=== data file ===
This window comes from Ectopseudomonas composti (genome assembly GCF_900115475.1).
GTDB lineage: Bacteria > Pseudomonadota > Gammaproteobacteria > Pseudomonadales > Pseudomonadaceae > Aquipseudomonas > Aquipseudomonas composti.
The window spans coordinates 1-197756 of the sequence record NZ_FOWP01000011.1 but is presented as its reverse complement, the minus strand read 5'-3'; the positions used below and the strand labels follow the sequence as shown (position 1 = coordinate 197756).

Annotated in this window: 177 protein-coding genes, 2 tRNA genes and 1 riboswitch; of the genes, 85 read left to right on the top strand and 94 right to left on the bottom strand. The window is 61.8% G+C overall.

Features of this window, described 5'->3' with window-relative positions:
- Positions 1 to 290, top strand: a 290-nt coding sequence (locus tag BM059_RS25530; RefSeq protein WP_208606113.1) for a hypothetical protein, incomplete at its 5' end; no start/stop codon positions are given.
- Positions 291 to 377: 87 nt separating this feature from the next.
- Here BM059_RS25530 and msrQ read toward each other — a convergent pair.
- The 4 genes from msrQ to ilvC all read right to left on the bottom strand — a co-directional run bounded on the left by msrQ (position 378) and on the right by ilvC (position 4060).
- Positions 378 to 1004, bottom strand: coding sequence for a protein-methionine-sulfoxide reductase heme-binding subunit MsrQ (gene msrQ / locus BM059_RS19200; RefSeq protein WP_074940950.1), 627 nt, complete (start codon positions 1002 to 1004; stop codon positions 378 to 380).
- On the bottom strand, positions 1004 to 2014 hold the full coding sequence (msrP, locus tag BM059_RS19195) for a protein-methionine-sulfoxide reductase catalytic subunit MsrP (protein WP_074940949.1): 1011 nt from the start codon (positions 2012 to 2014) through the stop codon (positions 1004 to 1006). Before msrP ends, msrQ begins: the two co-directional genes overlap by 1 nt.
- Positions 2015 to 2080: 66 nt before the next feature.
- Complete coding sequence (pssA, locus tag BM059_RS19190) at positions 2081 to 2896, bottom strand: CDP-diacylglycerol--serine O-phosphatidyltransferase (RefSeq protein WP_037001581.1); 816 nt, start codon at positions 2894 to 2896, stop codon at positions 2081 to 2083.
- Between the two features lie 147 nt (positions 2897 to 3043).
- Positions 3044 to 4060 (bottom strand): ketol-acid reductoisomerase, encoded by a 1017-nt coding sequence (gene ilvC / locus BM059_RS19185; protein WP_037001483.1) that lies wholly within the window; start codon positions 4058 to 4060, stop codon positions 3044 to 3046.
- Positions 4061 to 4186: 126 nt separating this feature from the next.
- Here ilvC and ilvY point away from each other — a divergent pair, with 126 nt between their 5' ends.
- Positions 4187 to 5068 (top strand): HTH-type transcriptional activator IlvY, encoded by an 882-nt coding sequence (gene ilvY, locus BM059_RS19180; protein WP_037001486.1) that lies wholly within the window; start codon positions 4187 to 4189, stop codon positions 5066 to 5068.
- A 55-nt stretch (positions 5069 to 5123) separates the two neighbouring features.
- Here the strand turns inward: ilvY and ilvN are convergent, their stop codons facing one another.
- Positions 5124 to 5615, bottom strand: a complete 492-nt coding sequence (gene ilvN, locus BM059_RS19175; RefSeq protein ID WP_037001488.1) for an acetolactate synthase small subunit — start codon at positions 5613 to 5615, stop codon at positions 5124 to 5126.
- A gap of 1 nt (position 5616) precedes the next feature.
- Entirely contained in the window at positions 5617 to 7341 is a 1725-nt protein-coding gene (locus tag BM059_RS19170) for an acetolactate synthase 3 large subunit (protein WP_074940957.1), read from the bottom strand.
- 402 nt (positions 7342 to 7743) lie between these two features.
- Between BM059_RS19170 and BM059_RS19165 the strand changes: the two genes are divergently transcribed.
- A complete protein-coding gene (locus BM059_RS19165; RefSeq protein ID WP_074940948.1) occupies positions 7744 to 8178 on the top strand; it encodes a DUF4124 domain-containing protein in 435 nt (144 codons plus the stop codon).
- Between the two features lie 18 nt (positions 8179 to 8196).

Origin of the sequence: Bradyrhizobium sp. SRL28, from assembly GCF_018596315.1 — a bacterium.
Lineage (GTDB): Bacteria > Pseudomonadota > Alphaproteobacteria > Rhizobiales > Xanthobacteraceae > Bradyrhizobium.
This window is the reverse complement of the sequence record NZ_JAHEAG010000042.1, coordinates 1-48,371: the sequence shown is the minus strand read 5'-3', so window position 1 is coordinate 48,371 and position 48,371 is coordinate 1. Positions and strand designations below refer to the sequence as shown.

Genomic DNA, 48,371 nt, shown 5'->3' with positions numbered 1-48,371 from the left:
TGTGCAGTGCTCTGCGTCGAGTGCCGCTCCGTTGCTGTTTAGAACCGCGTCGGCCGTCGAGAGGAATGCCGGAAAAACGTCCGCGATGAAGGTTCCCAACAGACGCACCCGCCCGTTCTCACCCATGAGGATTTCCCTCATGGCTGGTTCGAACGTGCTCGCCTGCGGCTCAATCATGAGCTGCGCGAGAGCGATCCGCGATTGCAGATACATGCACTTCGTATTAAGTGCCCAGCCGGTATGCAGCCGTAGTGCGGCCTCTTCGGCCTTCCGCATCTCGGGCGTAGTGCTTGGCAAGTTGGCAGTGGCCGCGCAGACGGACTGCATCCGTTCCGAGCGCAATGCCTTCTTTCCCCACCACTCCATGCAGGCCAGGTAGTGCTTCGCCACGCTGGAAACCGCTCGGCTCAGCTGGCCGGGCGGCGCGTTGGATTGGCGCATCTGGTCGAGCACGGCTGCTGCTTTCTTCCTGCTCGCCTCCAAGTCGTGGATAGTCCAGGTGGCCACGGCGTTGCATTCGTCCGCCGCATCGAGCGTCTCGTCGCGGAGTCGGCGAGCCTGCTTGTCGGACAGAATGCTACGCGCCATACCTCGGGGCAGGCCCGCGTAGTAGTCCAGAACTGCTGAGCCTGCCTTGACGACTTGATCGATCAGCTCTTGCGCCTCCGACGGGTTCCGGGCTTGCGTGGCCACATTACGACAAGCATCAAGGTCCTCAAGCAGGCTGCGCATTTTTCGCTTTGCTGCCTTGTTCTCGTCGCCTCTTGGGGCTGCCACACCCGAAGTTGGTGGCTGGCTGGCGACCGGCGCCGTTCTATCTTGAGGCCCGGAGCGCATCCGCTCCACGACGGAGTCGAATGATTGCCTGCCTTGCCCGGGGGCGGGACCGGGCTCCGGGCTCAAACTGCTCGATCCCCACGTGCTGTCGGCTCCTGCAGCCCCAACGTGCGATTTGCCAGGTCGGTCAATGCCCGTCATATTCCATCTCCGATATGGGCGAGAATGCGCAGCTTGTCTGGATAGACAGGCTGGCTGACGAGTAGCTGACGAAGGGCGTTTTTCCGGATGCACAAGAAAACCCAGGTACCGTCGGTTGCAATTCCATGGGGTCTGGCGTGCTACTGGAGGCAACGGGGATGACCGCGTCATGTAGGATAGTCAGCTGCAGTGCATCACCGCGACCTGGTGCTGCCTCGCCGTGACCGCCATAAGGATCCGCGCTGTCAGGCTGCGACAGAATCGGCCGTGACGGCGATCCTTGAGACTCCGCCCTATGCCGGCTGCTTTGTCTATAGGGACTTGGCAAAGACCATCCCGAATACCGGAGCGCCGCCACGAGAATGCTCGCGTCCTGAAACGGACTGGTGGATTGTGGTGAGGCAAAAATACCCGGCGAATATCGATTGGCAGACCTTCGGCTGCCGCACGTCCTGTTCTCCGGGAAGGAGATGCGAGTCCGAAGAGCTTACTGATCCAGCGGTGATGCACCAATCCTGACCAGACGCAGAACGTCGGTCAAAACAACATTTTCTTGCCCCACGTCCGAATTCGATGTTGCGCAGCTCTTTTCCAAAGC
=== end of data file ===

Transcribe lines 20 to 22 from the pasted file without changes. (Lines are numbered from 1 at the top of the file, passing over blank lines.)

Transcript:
- Here the strand turns inward: ilvY and ilvN are convergent, their stop codons facing one another.
- Positions 5124 to 5615, bottom strand: a complete 492-nt coding sequence (gene ilvN, locus BM059_RS19175; RefSeq protein ID WP_037001488.1) for an acetolactate synthase small subunit — start codon at positions 5613 to 5615, stop codon at positions 5124 to 5126.
- A gap of 1 nt (position 5616) precedes the next feature.